By Bob Brockie

There has been considerable debate over the last few years on how mātauranga Māori should be regarded in relation to world knowledge and especially science.  The Science/Matauranga rumpus still smoulders.  

Summarising:  In a Listener letter, seven Auckland professors wrote that Maori knowledge (matauranga) ‘falls far short of what we define as science’. The professors were alarmed that the government wants schools to give the same weight to matauranga as to science.  Matauranga is a complex set of ideas — a mix of pre-European mythology, traditional and current, knowledge, and ritual. It is virtually a Maori religion.

All Hell broke loose. Outraged critics have attacked the professors for disrespecting Maori thought, ignorance, racism, perpetuating injustices, false, hurtful or demonstrably wrong claims, cherry-picking evidence, or plain ad hominem. The critics miss the point. They attack everything except the professors’ main point – that “matauanga falls far short of what we define as science”.

There was not enough space for the professors to explain why matauranga falls short of science but as I see it:

Science deals with the natural world but matauranga is rooted in the supernatural.  Science has plenty of evidence to prove that humanity evolved from apes by Darwinian natural selection.  Maori believe the god Tane created people. 

Science aims to make universal laws, such as Newton’s laws of motion and gravity, Ohm’s laws of electricity, and Hubble’s law of cosmic expansion.  These laws apply in New Zealand as they do on distant galaxies. Matauranga is limited to local situations and local events, and has produced no universal laws. 

Writing about matauranga, leading Maori thinker Aroha Te Paraeke Mead writes (2007) that “Maori are the only ones who should be controlling all aspects of its retention, transmission and protection”.  By contrast, science is in public hands. Anybody can contribute to it and every word or calculation is open to world-wide challenge and criticism.   But challenge matauranga and you’ll be branded a racist, and say goodbye to your funding, promotion, and perhaps your job.

Fourteenth century Polynesians were remarkably skilled at celestial navigation.  But world astronomy and navigational techniques have come a long way since then.  Twenty-four satellites and a GPS gadget will take you to any spot-on Earth. These days, heroic Maori navigation science is only of antiquarian interest.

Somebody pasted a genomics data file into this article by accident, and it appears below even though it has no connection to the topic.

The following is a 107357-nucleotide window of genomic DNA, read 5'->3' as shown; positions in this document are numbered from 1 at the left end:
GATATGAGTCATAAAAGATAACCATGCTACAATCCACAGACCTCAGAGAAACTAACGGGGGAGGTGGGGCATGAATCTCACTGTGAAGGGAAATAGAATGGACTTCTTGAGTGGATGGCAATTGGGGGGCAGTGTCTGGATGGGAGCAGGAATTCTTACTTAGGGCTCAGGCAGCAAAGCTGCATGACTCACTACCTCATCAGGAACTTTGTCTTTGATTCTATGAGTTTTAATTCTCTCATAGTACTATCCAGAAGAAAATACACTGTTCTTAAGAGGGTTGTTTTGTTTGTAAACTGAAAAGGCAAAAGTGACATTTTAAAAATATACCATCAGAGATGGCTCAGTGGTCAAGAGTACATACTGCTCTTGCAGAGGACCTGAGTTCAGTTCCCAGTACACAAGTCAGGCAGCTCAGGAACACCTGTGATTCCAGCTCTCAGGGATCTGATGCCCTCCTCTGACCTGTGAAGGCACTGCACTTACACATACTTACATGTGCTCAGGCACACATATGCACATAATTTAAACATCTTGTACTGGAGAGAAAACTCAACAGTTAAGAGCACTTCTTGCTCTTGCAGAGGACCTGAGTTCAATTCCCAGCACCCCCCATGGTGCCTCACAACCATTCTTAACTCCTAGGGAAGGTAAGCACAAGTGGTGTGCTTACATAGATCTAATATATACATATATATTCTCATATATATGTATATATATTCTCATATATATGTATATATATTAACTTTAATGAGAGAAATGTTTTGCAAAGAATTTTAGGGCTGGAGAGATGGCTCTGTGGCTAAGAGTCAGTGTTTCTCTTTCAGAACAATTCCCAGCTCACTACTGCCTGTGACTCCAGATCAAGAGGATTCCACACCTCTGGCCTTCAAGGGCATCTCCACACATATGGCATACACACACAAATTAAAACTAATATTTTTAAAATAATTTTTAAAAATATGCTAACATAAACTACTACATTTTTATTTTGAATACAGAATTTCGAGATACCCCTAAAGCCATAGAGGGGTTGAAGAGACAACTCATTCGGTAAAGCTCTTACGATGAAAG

The differences between world science and matauranga are so great that they cannot be reconciled.  This opinion is shared by Sir Mason Durie who wrote (2020) “You cannot understand science through the tools of matauranga and you can’t understand mataurangi through the tools of science. They’re different bodies of knowledge and if you see one of them through the eyes of the other, you mess up.”  

Renowned New Zealand scientist Sir Paul Callaghan FRS famously wrote the aim of science is “To make discoveries of permanent value, to transcend nation, race, culture and political perspectives in truly international endeavour, and to collaborate with people all over the world”.

Councillors of today’s Royal Society don’t wear Sir Callaghan’s precepts. They prefer the thinking of French postmodernists Michelle Foucault and Jacques Derrida who assert that science is just another myth like the rest of the world’s myths, and try to knock science off its exalted perch. They argue that there are no such things as facts, only opinions about facts. Everybody’s opinions are of equal value, are to be respected and never challenged.  Postmodernists want to empower the marginalised

Parroting Foucault and Derrida, councillors of our Royal Society assert that science is “based on ethnocentric bias and outmoded dualisms (and the power relations embedded in them) ” and they want “to place the Treaty of Waitangi centrally and bring alongside that, inequality and diversity issues holistically”. 

But the Treaty is a political document with no scientific content. It has no place in science.

The Society was once the bastion of science in New Zealand. It now champions woke anti-science and paradoxically punishes professors who defend science. Matauranga would best be taught in history or religious studies, certainly not in science.  

I know of two eminent professors who have resigned their fellowships of the Society in protest at its political and racial stance.  A colleague of mine has resigned his Companionship, as have I.

This article was submitted to The Listener as one of my usual two-weekly columns. But the editor turned it down saying the topic was ‘well covered in three other articles’ that week.